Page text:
March Editorial      

The early Earth was fully underwater

The early Earth was fully underwater

Imagine a world of nothing but water from pole to pole. If you were around three billion years ago, no imagination would be needed. All land on the earth was fully submerged beneath one planet-covering ocean. This at least is the claim made by a new study, just published in the journal Nature Geoscience. So how do the scientists know that and how did they even start studying it?

The answer is to be found in a remote part of Western Australia called Panorama. Here the land is composed of an ancient ocean crust created around 3.24 billion years ago which tectonic action has since raised above sea level.

Benjamin Johnson, Assistant Professor of Geological and Atmospheric Sciences at Iowa State University is the lead author of this latest study. He collected samples from the ancient ocean crust at Panorama and studied the ratio of two stable isotopes of oxygen - oxygen-16 and oxygen-18 in these samples.

"You can really see the whole profile of the ocean crust from this time exposed at this place," said Johnson of Panorama's, well, panorama.

Naturally occurring oxygen is composed of three stable isotopes, 16O, 17O, and 18O, with oxygen-16 being the most abundant followed by the heavy oxygen-18.

Johnson and his colleague Boswell Wing (an Associate Professor of Geological Sciences at Colorado U.), analysed samples of the rocks collected from Panorama by quantifying the amount of 16O and 18O that these rocks contained. Their results showed that the ancient ocean crust had much more of the heavy oxygen-18 isotope than oceans do today. Extrapolating from this, it appears that ancient seawater was much richer in 18O relative to modern oceans. In fact the ancient seawater was enriched with about four parts per thousand more of the heavy isotope of oxygen (oxygen-18) than is an ice-free ocean of today. So heavy oxygen (18O) was more predominant in ancient seawater - but why?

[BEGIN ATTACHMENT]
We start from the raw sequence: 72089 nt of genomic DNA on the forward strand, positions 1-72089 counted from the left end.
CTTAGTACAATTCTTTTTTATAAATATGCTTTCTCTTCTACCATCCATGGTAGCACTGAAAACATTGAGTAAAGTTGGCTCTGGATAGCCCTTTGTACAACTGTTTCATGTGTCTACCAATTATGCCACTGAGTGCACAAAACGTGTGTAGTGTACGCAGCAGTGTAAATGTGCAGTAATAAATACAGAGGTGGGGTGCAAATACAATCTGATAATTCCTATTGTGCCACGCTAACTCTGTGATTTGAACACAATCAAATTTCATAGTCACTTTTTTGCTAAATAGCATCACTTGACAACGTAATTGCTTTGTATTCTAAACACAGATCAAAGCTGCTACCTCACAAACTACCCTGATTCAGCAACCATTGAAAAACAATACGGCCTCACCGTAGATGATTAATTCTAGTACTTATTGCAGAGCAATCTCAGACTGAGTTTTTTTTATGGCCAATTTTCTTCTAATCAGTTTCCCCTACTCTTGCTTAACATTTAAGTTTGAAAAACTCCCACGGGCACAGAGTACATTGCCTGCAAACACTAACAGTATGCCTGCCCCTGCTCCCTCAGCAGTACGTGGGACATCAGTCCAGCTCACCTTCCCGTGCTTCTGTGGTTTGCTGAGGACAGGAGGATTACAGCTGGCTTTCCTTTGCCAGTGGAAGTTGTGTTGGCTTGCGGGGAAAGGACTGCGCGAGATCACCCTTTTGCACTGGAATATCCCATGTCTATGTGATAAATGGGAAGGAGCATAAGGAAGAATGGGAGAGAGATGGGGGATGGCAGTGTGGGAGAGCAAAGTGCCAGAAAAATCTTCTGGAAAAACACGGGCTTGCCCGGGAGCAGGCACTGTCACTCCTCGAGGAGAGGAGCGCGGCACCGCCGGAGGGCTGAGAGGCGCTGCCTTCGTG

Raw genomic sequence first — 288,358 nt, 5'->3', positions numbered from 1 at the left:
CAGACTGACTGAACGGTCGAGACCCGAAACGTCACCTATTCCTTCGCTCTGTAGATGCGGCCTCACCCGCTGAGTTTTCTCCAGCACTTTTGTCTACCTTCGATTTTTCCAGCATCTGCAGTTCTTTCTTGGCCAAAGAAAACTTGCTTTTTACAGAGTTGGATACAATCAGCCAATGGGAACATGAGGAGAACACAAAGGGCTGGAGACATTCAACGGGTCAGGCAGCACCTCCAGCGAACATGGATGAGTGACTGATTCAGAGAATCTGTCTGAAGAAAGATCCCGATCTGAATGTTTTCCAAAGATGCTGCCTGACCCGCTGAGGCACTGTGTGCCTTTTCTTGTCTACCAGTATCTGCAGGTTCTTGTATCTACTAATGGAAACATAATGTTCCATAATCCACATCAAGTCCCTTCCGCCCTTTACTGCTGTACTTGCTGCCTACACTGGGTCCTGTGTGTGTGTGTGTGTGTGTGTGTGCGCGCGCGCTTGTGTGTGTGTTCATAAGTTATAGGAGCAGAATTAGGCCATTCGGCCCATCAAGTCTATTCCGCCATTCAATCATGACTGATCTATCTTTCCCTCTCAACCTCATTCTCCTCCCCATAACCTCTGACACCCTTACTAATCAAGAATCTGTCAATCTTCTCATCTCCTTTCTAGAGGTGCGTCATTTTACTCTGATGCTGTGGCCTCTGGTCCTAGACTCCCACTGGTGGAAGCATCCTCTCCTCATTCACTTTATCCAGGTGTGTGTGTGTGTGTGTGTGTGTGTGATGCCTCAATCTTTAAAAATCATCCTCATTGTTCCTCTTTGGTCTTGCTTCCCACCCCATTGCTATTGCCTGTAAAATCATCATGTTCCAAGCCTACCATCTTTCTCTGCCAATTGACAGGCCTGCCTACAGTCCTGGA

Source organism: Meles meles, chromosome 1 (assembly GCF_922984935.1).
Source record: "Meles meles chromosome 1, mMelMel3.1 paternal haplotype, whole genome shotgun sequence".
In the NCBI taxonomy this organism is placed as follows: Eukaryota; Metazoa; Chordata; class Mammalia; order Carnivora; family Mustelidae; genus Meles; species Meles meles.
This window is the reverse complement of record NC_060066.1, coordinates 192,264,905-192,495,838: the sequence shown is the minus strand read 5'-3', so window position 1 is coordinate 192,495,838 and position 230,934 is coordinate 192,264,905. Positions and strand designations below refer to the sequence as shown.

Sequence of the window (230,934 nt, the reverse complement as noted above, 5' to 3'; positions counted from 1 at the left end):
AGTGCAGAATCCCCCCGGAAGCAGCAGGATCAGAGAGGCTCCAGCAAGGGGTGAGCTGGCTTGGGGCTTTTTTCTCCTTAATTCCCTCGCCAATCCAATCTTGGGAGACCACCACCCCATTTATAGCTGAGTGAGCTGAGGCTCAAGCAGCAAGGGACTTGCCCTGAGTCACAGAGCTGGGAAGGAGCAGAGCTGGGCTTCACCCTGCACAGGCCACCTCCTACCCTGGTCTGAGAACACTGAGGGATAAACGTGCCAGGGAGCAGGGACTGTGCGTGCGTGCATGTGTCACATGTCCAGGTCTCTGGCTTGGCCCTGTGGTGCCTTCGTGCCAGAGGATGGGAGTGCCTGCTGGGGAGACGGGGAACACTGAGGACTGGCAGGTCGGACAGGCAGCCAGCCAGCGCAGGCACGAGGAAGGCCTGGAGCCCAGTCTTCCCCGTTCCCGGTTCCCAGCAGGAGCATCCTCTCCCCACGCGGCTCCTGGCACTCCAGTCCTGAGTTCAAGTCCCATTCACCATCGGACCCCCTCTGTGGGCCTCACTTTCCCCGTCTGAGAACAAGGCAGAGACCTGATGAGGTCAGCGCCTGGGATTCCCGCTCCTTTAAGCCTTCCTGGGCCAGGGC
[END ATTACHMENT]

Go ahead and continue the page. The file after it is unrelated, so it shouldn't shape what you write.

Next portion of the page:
The most attractive and simplest explanation for these findings is that early Earth was covered with water, and there was no dry land to filter heavy oxygen from the oceans. It was only with the emergence of continents in the late Archaean era (between 3 and 2.5 billion years ago), that the heavy clays and soils of the continental crust developed. Clay and heavy soil acts as a filtering mechanism which removes a proportion of heavy oxygen particles as water passes through in the form of rain or snow. Heavy clays and soils absorb more oxygen-18 than oxygen-16, so that the water that returns to a modern ocean does so depleted in the heavier oxygen isotope.

"If there are no continents above sea level, no weathering, no soils, no clays, all that heavy oxygen-18 that would otherwise be in the continents stays in the ocean. And that's exactly what we see at Panorama," Johnson explained.

Journal Reference:

  1. Benjamin W. Johnson & Boswell A. Wing. Limited Archaean continental emergence reflected in an early Archaean 18O-enriched ocean. Nature Geoscience (2020), 13, pp. 243248


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